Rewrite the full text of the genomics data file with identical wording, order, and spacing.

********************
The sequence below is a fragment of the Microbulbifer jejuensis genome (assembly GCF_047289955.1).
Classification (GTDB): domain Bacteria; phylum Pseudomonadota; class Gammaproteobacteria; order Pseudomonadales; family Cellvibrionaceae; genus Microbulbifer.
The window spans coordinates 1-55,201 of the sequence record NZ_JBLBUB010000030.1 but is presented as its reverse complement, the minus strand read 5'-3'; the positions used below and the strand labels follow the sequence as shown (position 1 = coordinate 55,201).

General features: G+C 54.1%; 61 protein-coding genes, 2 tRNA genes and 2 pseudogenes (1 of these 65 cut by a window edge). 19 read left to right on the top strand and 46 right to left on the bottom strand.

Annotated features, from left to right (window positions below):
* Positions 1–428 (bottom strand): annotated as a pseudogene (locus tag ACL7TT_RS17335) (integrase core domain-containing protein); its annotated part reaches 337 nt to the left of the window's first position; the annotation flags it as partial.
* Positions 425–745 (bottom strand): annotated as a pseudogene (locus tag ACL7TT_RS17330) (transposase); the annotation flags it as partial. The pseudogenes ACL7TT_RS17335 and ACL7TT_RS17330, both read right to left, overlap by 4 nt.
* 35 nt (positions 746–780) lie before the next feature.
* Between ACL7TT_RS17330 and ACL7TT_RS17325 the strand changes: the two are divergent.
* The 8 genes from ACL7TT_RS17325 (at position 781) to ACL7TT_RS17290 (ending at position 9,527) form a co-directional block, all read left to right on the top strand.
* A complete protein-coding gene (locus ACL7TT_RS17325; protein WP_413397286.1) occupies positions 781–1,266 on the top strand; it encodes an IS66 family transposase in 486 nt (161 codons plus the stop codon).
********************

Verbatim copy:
The sequence below is a fragment of the Microbulbifer jejuensis genome (assembly GCF_047289955.1).
Classification (GTDB): domain Bacteria; phylum Pseudomonadota; class Gammaproteobacteria; order Pseudomonadales; family Cellvibrionaceae; genus Microbulbifer.
The window spans coordinates 1-55,201 of the sequence record NZ_JBLBUB010000030.1 but is presented as its reverse complement, the minus strand read 5'-3'; the positions used below and the strand labels follow the sequence as shown (position 1 = coordinate 55,201).

General features: G+C 54.1%; 61 protein-coding genes, 2 tRNA genes and 2 pseudogenes (1 of these 65 cut by a window edge). 19 read left to right on the top strand and 46 right to left on the bottom strand.

Annotated features, from left to right (window positions below):
* Positions 1–428 (bottom strand): annotated as a pseudogene (locus tag ACL7TT_RS17335) (integrase core domain-containing protein); its annotated part reaches 337 nt to the left of the window's first position; the annotation flags it as partial.
* Positions 425–745 (bottom strand): annotated as a pseudogene (locus tag ACL7TT_RS17330) (transposase); the annotation flags it as partial. The pseudogenes ACL7TT_RS17335 and ACL7TT_RS17330, both read right to left, overlap by 4 nt.
* 35 nt (positions 746–780) lie before the next feature.
* Between ACL7TT_RS17330 and ACL7TT_RS17325 the strand changes: the two are divergent.
* The 8 genes from ACL7TT_RS17325 (at position 781) to ACL7TT_RS17290 (ending at position 9,527) form a co-directional block, all read left to right on the top strand.
* A complete protein-coding gene (locus ACL7TT_RS17325; protein WP_413397286.1) occupies positions 781–1,266 on the top strand; it encodes an IS66 family transposase in 486 nt (161 codons plus the stop codon).